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Topic: The fearless composer

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  1. #1

    The fearless composer

    http://www.andybrick.com/audio/abrick_pno_quint.mp3

    Hi All,

    Recently I had a conversation with a fellow NS member about how we composers often tend to be our own worst critics. It can be a very big problem for many, myself included. I went through such an experience with the minuet I recently posted. At one point early into the mix I absolutely hated the piece.

    I think this may be an issue for my NS friend and I want that person to know that they are not alone. Its something we all go through.

    So......... I decided to dig out a piece I wrote 10 years ago... Way back when I was an idealistic young man I wrote and recorded this piano quintet. I have never let anyone hear it. I never put it on a demo. And to a great extent I put it out of my mind. At various times I have been very critical of a number of aspects of this piece. Some you will hear, others you may not but as an homage to my NS friend I decided to be a fearless composer and I present it here to hear for the first time and leave myself open to comments of any kind.... be kind ;-)

    Andy
    ....................
    Phone: 917-327-0293
    Email: andy@andybrick.com
    Web: http://www.andybrick.com
    AIM: andybrick
    Skype: andrewbrick

  2. #2

    Re: The fearless composer

    Hi Andy,
    Thanks so much for sharing this piece! I honestly don't know what could possibly be wrong with the piece. I found it to be wonderful. I'm sure that your friend feels much better about things after hearing this and knowing that even great composers like yourself sometimes feel that way too. Thanks for sharing,
    Steph

  3. #3

    Re: The fearless composer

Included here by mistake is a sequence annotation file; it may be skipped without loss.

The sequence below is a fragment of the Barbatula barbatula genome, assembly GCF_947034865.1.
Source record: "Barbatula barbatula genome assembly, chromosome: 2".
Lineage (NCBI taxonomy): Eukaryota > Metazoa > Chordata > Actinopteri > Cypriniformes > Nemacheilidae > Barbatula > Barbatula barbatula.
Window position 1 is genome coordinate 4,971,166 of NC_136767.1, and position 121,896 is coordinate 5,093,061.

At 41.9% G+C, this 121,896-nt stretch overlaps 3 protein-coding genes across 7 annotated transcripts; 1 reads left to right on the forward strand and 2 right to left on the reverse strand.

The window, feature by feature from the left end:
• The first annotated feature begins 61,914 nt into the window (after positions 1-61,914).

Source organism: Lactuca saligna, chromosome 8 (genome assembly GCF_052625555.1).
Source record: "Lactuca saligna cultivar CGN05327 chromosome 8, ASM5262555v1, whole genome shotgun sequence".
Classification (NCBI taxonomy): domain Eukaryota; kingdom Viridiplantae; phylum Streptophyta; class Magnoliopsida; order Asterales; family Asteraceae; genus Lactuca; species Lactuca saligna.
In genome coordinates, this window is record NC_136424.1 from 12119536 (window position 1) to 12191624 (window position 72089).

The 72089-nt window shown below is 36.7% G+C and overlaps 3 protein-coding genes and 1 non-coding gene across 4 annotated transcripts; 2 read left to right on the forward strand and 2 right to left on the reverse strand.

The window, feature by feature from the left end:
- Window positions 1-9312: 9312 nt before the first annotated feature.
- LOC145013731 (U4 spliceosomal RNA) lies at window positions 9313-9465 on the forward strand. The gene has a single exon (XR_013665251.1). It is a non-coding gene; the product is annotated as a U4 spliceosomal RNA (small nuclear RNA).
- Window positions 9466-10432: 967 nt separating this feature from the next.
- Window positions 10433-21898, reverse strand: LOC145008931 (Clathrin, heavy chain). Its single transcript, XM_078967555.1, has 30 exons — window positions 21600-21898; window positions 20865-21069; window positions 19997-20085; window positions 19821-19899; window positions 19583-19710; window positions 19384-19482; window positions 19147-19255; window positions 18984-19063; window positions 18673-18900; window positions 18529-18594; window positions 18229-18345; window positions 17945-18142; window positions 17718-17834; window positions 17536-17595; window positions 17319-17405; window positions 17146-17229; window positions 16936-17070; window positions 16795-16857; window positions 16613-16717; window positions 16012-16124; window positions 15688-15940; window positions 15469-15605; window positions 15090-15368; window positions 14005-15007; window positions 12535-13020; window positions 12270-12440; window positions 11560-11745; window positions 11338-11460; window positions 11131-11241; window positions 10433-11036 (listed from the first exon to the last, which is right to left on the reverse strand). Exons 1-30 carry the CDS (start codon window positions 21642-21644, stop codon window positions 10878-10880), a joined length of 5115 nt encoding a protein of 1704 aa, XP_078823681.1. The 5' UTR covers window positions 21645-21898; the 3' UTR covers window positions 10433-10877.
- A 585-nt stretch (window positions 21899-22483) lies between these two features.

I'm sure a composer hears his or her own pieces very differently from anyone else, after all, it did come from the composer's brain. No other listener knows exactly what to expect, and even after a few listens there may be something new to hear. For the composer, however, it's much easier to hear the flaws; things we don't like stand out, far more than they will to listeners, especially if you had a goal in mind as to what the music should sound like (also especially in this day and age when we can play recordings over and over again).

    That said, I thoroughly enjoyed this piece! The string playing doesn't sound quite as crisp as a professional classical CD, but I'm not sure what a composer can do about that. To my ears, this sounds wonderful; a nice lively variety in rhythm, yummy piano trills, and delicious high violin notes. I am glad you brought it out of the darkness.

    I've never formally studied music... I've never been graded on musical knowledge nor have I ever been told by a music professor that I was wrong about something... I remember Aaron Copland saying in an interview that one of his teachers told him that he was not critical enough of his own work... so it seems sometimes this self-criticism is encouraged. The problem with it is that in music, people tend to perceive music differently. What might sound like a sloppy mess to one music professor might sound like a delicious catchy rondo to another. Will self-criticism encourage you to get better, or just discourage you to compose? And who's definition of "better" is most important to you?